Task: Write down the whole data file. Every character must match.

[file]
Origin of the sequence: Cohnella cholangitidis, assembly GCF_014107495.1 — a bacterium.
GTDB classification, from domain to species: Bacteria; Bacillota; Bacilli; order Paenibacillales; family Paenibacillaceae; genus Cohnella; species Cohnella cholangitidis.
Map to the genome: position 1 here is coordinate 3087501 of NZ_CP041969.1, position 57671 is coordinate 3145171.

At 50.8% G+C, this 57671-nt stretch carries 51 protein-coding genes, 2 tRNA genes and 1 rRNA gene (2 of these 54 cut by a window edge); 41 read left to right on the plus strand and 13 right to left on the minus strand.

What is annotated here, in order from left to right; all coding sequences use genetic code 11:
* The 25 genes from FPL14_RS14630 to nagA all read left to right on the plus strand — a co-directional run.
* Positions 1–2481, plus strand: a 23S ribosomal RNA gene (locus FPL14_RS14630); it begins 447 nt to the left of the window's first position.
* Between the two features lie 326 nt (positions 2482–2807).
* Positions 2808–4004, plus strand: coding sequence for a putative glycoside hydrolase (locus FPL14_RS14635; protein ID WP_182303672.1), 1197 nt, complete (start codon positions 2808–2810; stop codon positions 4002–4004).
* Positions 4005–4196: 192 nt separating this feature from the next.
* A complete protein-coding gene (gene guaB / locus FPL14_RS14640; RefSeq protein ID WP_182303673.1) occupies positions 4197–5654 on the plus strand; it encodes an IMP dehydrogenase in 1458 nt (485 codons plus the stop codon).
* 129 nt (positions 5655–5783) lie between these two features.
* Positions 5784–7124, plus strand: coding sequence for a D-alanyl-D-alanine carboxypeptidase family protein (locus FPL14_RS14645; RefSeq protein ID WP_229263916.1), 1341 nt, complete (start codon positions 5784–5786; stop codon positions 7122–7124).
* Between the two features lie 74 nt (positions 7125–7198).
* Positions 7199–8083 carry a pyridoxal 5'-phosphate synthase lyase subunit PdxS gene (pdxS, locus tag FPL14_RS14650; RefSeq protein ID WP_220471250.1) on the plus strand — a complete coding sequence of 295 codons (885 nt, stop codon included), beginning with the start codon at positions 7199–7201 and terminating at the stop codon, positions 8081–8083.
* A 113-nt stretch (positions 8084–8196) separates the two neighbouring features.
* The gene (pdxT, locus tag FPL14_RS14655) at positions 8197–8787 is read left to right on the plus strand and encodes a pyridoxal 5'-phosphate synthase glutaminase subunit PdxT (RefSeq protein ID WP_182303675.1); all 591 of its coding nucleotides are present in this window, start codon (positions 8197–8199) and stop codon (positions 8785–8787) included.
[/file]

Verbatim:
Origin of the sequence: Cohnella cholangitidis, assembly GCF_014107495.1 — a bacterium.
GTDB classification, from domain to species: Bacteria; Bacillota; Bacilli; order Paenibacillales; family Paenibacillaceae; genus Cohnella; species Cohnella cholangitidis.
Map to the genome: position 1 here is coordinate 3087501 of NZ_CP041969.1, position 57671 is coordinate 3145171.

At 50.8% G+C, this 57671-nt stretch carries 51 protein-coding genes, 2 tRNA genes and 1 rRNA gene (2 of these 54 cut by a window edge); 41 read left to right on the plus strand and 13 right to left on the minus strand.

What is annotated here, in order from left to right; all coding sequences use genetic code 11:
* The 25 genes from FPL14_RS14630 to nagA all read left to right on the plus strand — a co-directional run.
* Positions 1–2481, plus strand: a 23S ribosomal RNA gene (locus FPL14_RS14630); it begins 447 nt to the left of the window's first position.
* Between the two features lie 326 nt (positions 2482–2807).
* Positions 2808–4004, plus strand: coding sequence for a putative glycoside hydrolase (locus FPL14_RS14635; protein ID WP_182303672.1), 1197 nt, complete (start codon positions 2808–2810; stop codon positions 4002–4004).
* Positions 4005–4196: 192 nt separating this feature from the next.
* A complete protein-coding gene (gene guaB / locus FPL14_RS14640; RefSeq protein ID WP_182303673.1) occupies positions 4197–5654 on the plus strand; it encodes an IMP dehydrogenase in 1458 nt (485 codons plus the stop codon).
* 129 nt (positions 5655–5783) lie between these two features.
* Positions 5784–7124, plus strand: coding sequence for a D-alanyl-D-alanine carboxypeptidase family protein (locus FPL14_RS14645; RefSeq protein ID WP_229263916.1), 1341 nt, complete (start codon positions 5784–5786; stop codon positions 7122–7124).
* Between the two features lie 74 nt (positions 7125–7198).
* Positions 7199–8083 carry a pyridoxal 5'-phosphate synthase lyase subunit PdxS gene (pdxS, locus tag FPL14_RS14650; RefSeq protein ID WP_220471250.1) on the plus strand — a complete coding sequence of 295 codons (885 nt, stop codon included), beginning with the start codon at positions 7199–7201 and terminating at the stop codon, positions 8081–8083.
* A 113-nt stretch (positions 8084–8196) separates the two neighbouring features.
* The gene (pdxT, locus tag FPL14_RS14655) at positions 8197–8787 is read left to right on the plus strand and encodes a pyridoxal 5'-phosphate synthase glutaminase subunit PdxT (RefSeq protein ID WP_182303675.1); all 591 of its coding nucleotides are present in this window, start codon (positions 8197–8199) and stop codon (positions 8785–8787) included.